When an ordinance lifting a century-old ban on oil and gas drilling in Tulsa was adopted a little more than a year ago by the City Council, some city officials were excited about the revenue it might raise for municipal government, which was in the midst of severe budget cutbacks that resulted in layoffs, furloughs and service reductions.
Since then, the budget crisis has eased, and many of those cutbacks have been reduced or eliminated.
But none of that is thanks to the oil-drilling ordinance. The city is still waiting for the first operating company to come forward and sign a lease to drill on city-owned land.
That was unexpected news to City Councilor John Eagleton, who became one of the biggest supporters of the measure after a number of oil company executives expressed enthusiasm for the idea to him.
"I am surprised. That's not what I was told would happen," Eagleton said, though he added that the decision about whether it would be worthwhile to drill within city limits is a function of the private sector and not something the government can control.
Eagleton said during the last update he received on the issue from Mayor Dewey Bartlett Jr., Bartlett indicated he was negotiating with several interested parties about the possibility of drilling in Tulsa.
Those talks apparently went nowhere. Kim MacLeod of the city's Communications Department said the city has received no requests to drill on city-owned land.
MacLeod said he is planning to hire an inspector for any wells that might be drilled in the city, but that position has not been filled yet.
District 2 City Councilor Rick Westcott, another supporter of the ordinance, has said idea of lifting of the moratorium originated three years ago with a citizens committee that was developing ideas about how to fix city streets. Bartlett chaired that committee before he became mayor and he serves as president of Tulsa's Keener Oil & Gas Company.
While the mayor expressed enthusiasm for the lifting of the moratorium last year, Terry Simonson, Bartlett's chief of staff, said the removal of the ban was not something the administration believed would generate a windfall for Tulsa, particularly since the city did little to sell the idea.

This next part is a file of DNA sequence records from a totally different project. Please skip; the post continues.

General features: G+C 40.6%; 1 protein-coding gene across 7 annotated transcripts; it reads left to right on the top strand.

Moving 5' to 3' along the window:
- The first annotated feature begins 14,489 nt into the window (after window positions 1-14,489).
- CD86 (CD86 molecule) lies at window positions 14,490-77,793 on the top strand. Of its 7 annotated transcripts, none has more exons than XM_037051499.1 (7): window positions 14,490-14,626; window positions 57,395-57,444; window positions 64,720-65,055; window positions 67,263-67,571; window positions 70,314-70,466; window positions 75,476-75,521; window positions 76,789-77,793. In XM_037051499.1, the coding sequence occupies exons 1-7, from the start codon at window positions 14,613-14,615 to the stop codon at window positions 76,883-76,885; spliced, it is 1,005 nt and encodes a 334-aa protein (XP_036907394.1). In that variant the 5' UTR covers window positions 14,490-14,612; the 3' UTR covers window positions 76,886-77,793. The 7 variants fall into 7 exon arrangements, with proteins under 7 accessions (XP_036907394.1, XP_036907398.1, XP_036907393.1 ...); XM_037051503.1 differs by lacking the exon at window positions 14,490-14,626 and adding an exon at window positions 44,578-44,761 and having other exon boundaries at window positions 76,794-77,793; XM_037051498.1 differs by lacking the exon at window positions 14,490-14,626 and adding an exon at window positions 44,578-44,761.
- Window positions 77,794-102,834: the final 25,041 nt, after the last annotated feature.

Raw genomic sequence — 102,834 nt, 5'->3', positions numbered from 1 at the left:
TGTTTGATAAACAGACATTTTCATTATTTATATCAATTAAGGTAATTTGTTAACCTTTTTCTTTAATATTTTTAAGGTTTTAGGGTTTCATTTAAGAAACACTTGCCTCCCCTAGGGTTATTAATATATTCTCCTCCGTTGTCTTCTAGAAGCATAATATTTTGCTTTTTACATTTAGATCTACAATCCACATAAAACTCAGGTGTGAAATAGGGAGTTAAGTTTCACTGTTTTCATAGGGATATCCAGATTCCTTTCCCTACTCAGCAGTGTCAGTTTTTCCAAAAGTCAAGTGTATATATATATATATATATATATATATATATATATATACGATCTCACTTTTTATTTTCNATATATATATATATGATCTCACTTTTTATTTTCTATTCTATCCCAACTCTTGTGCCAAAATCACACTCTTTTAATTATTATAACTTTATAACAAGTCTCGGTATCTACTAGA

"You've got to look at promoting this for anyone interested in oil and gas drilling in the city," he said. "It seemed like a great idea at the time, but it was one of those things that didn't sustain the momentum it needed to have."
Nevertheless, Tulsa officials were hopeful some revenue might be generated from leases and royalties produced by successful drilling enterprises. They pointed to the example set by Oklahoma City, which has enjoyed a substantial revenue stream over the years from drilling activity in that city. Edmond, Stillwater and Shawnee also allow drilling within their city limits.
While no one knows what kind of untapped reserves remain in Tulsa, many observers believed city-controlled properties like Turkey Mountain and Mohawk Park would draw interest from the oil and gas industry.
Despite the lack of response over the lifting the drilling ban, Eagleton said he wasn't ready to give up on the idea, though he couldn't help but joke about whether city officials overestimated how much interest there would be.
"Maybe it's a dry hole," he said, laughing.
Simonson wasn't ready to abandon the idea, either.
"If it has any promise to it, then you need to work it," he said. "It's not enough to just have an idea, then turn it into an ordinance and stand back and expect people to realize there's an opportunity. You've got to do the hard work, promote it and look for opportunities. That's probably the next step here, to look for opportunities to promote this to someone."
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